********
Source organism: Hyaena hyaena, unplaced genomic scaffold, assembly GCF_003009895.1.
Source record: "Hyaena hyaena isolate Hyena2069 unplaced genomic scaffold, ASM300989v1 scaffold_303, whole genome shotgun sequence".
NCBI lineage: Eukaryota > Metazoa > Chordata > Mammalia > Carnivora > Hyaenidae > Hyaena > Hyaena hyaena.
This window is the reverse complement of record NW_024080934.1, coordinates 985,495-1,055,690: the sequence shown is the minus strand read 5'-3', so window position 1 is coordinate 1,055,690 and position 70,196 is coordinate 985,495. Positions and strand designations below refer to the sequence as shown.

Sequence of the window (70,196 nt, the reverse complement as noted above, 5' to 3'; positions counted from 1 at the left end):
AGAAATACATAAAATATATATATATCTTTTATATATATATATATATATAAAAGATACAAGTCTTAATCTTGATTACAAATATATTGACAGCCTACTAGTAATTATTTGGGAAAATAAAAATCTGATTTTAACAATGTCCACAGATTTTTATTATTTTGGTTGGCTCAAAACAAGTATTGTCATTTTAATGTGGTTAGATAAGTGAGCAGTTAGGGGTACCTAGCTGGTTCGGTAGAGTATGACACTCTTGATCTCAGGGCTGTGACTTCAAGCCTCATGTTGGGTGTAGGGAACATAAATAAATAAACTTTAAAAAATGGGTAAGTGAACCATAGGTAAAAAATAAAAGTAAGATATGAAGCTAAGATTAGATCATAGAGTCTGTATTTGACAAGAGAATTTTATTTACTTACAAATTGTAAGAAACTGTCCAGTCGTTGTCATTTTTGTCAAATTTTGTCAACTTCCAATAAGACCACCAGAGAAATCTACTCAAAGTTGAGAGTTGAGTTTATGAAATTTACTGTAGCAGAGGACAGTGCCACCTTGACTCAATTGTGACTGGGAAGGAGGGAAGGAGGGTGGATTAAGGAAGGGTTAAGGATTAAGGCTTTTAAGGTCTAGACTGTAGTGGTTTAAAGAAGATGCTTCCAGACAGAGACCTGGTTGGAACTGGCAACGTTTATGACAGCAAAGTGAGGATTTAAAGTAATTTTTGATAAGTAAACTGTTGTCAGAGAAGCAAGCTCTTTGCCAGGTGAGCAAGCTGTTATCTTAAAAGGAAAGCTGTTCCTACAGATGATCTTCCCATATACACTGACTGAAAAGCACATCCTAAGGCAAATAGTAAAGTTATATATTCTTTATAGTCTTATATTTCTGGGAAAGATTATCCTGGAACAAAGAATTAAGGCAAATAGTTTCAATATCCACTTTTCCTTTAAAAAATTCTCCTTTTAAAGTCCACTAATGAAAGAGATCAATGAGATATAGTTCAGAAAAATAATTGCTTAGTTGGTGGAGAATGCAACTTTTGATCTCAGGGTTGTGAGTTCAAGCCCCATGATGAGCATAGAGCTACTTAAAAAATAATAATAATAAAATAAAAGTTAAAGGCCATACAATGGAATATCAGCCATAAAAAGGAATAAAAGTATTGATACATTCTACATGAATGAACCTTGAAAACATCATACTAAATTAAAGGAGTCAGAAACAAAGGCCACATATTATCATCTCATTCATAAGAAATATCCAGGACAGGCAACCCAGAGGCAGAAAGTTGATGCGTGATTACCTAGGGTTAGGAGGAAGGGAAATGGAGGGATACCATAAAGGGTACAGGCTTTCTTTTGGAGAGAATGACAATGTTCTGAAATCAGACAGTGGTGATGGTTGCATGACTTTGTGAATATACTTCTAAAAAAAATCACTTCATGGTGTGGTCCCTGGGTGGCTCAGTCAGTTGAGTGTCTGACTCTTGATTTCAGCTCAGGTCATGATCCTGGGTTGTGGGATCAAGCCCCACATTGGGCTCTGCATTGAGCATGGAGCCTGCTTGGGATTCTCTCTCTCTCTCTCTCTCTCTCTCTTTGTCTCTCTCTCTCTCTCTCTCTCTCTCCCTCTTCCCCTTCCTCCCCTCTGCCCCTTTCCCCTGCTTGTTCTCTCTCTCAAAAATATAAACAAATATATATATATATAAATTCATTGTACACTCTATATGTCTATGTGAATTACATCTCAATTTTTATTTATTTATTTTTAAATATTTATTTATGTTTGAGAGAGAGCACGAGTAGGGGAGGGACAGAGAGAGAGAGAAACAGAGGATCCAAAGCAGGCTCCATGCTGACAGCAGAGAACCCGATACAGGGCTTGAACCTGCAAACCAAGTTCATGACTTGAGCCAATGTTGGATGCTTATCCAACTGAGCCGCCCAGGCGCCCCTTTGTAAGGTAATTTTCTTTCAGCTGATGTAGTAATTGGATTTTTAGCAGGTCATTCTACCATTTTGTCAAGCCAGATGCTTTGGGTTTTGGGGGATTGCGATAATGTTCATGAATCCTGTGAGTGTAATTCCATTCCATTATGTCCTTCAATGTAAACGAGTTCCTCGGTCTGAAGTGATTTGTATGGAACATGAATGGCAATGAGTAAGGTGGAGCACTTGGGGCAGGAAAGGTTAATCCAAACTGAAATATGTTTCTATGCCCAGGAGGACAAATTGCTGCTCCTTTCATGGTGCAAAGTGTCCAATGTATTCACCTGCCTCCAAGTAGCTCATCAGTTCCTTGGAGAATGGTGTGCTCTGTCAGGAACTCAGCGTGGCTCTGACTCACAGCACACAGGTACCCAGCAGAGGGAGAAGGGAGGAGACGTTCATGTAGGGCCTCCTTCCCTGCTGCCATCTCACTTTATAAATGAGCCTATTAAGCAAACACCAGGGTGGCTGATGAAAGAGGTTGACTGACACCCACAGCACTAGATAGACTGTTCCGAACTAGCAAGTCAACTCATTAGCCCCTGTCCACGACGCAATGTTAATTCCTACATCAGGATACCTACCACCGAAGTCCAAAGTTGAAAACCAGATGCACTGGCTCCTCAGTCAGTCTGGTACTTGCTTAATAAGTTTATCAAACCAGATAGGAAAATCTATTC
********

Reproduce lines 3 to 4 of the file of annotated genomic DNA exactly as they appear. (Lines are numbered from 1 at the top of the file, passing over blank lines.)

NCBI lineage: Eukaryota > Metazoa > Chordata > Mammalia > Carnivora > Hyaenidae > Hyaena > Hyaena hyaena.
This window is the reverse complement of record NW_024080934.1, coordinates 985,495-1,055,690: the sequence shown is the minus strand read 5'-3', so window position 1 is coordinate 1,055,690 and position 70,196 is coordinate 985,495. Positions and strand designations below refer to the sequence as shown.